Thursday, June 10, 2021

The arrival of Macallan Red

 I always forget how small puppies are. And how much they know and how little they know at the same time. And how the presence of one in your house suddenly elevates any existing dog to absolute Ph.D. status because they understand tricky concepts like how doors work and how not make matters worse with the perpetually annoyed barn cat. 

Introducing CedarWoods Macallan Red Label. His registered name is a departure from my previous literary-themed dogs and while I’m not a whisky drinker, it’s becoming a distinct possibility.

Raider, 9 weeks, with pet rock.

 His call name is Raider. Not the Williamsburg Raiders (the hometown high school mascot). Not the NFL Raiders football team. More like Viking raiders, right down to the red hair and fierce attitude. The dictionary defines “raider” as a fast-acting military strike force or one who enters a property with the intention of stealing things. Check and check.


Lately, I’ve started to associate his name with old war movies where someone shouts “Air raid!” then all hell breaks loose. Cuz bringing home a puppy is kind of like that.

Abandon all hope, ye gardener of green floppy things.

Raider came home to Iowa on Memorial Day weekend, the official start of summer. Summer puppies are great, right? It’s warm when you take them outside at 2 a.m., right? The night breezes are so soft and mild and it’s almost pleasant, right?

Not so much.


This year, we had a freak cold snap that saw frost and freeze warnings going out for our area the night Raid arrived. When he began rattling around in his bedside crate at 3 a.m., I shoved my feet into shearling-lined slippers, pulled on my flannel housecoat and out we went to answer the call of the wild. 


I stood there shivering as 30-degree breezes swirled under my housecoat in a most unpleasant fashion. Taking time to pull on sweats before our sojourn had been out of the question. Puppy bladders come with a two-minute warning and a minute and a half of that is gone when they decide to let you know a flood is imminent.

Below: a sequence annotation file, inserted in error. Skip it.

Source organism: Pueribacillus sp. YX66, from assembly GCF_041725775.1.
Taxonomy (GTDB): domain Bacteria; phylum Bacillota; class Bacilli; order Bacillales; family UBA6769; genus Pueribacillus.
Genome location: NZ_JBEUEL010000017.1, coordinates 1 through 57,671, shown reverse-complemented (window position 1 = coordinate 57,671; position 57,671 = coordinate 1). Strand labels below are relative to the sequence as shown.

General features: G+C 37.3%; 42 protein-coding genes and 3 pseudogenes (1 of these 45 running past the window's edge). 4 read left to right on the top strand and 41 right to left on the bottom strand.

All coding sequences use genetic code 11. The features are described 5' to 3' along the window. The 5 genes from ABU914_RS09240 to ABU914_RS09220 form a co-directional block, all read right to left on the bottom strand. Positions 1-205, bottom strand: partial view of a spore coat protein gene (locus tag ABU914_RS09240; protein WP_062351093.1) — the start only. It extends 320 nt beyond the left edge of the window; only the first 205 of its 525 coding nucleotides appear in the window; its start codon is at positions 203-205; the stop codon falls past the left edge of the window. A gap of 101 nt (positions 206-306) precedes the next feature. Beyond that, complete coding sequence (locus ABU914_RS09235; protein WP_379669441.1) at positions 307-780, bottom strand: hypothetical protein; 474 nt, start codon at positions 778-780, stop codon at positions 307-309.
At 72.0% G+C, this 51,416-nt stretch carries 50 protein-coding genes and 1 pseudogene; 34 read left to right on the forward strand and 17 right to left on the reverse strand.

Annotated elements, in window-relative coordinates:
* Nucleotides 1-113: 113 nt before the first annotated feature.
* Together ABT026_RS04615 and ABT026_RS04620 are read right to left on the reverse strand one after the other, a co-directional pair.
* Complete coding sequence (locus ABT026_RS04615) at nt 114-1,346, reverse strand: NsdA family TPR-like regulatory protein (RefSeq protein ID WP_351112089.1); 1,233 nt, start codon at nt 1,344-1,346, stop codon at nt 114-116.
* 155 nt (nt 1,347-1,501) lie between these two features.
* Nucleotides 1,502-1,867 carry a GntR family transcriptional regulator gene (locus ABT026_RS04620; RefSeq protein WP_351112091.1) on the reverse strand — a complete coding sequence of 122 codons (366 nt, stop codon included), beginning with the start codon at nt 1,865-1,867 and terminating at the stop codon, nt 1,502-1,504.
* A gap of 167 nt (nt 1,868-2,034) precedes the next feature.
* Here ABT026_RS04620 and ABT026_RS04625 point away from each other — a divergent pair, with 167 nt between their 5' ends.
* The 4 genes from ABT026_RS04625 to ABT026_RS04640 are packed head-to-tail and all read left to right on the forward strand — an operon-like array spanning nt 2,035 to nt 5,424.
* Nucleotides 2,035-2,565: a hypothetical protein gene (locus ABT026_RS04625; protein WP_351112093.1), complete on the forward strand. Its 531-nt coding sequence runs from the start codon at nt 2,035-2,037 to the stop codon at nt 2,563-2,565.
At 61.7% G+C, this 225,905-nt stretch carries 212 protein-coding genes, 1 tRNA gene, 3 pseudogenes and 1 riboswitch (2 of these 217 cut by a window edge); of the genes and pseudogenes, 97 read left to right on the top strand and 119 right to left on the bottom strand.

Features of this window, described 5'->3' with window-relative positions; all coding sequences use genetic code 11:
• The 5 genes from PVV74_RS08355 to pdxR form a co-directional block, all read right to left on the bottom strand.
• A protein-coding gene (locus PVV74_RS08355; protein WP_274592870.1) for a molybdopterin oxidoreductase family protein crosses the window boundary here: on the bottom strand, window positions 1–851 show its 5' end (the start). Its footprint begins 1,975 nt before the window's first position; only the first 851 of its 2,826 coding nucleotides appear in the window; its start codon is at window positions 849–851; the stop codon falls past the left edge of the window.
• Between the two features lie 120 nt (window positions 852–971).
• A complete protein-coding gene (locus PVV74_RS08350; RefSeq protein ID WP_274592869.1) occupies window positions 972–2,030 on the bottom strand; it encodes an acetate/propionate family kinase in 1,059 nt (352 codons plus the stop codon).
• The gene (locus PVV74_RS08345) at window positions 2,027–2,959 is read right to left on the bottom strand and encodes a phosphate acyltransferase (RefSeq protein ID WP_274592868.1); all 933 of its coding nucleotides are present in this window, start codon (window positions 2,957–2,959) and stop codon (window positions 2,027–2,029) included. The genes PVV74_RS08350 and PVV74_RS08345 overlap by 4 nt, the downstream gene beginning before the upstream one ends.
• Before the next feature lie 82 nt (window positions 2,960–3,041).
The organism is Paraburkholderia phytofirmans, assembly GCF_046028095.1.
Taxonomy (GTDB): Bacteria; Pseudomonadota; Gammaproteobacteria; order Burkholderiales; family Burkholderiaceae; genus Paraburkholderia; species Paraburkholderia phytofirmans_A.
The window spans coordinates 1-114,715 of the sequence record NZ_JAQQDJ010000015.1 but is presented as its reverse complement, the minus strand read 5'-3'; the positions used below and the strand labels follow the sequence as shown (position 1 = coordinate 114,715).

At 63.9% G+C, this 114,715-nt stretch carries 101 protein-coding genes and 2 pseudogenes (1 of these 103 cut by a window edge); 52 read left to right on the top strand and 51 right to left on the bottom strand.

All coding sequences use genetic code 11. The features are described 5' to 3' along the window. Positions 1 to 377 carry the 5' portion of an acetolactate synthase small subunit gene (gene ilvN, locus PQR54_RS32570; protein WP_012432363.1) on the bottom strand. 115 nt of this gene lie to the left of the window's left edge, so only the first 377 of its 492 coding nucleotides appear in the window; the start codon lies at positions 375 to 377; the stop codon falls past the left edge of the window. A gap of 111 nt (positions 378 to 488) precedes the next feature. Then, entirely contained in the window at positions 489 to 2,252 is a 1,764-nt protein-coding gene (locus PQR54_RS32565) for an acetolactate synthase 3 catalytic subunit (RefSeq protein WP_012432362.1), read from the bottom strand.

On cat patrol. No indication the cats approve of being patrolled.

 The last few weeks have been a blur. The first thing competitive trainers want to do is start laying the foundation for that next showring superstar. While the delight of working with a breeder you trust to pick the right puppy for your goals ensures you’re ready to hit the ground running, the reality is that are about a hundred things the puppy has to learn about living with you, your spouse, your existing dogs, the barn cats and the ghost who lives in the attic. (I think the ghost left after getting bit on the ankle one too many times. Banner is ready to go with him and The Farmer is spending even more time outdoors than usual.)


I call this process “Learning How To Live In This House Without Killing Yourself or Causing Anyone To Kill You and Make It Look Like An Accident.” These lessons began the first night and will continue for the foreseeable future.

Important things, in no particular order, are: how to go in a crate and not scream bloody murder when you discover you can’t get out. How to navigate doors, which trust me, will always open from the same side each time unless the house gets hit by a tornado and then all bets are off. How to eat properly out of a bowl without swatting it with a paw, sending tiny kibbles flying around the kitchen and finally endearing yourself to your canine big brother who, until this point, thought you were a waste of fur.


How to refrain from playing with things that are not toys, including but not limited to the tablecloth, the water bowl, the carpet, the rug in the bathroom, the tablecloth, my shoelaces, my pants while I am wearing them, the water bucket and oh hell, I needed a new tablecloth anyway.

We're keeping it? Seriously? It bites. I hope you kept the receipt.


Banner finds him intriguing but mildly annoying since Raid can’t keep his teeth to himself. And Banner is too much of a gentle soul to put the smackdown on him. I limit their play time and referee as needed.

Raider at 7 weeks. (Photo by Jamie Heberlein)

 It has also come to my attention I am seven years older than the last time I got a puppy. This has given me more patience and clearer vision as the little red demon spawn and I set off on this journey. It has also reminded me that I am seven years older. I can still get down on the ground to play with a puppy, it just takes a little longer to get back up. And some things are non-negotiable this time—like my morning coffee. And possibly a wee nip of the banshee’s namesake. But not at the same time. Probably.






1 comment:

  1. I always smile when I see an update from you, but this one was wonderful. Our current dog we got at 10 months old and I realized it had been 16 years since our last puppy.(The one in between had been a rescue dog .)but 2 1/2 years old I had forgotten what puppies and teenage dogs were like and like you 16 years older and I can't get off the ground anymore. Granted he is so much better now 7 months down the track.
    Thank your for your entertaining reds and good luck with the red terror.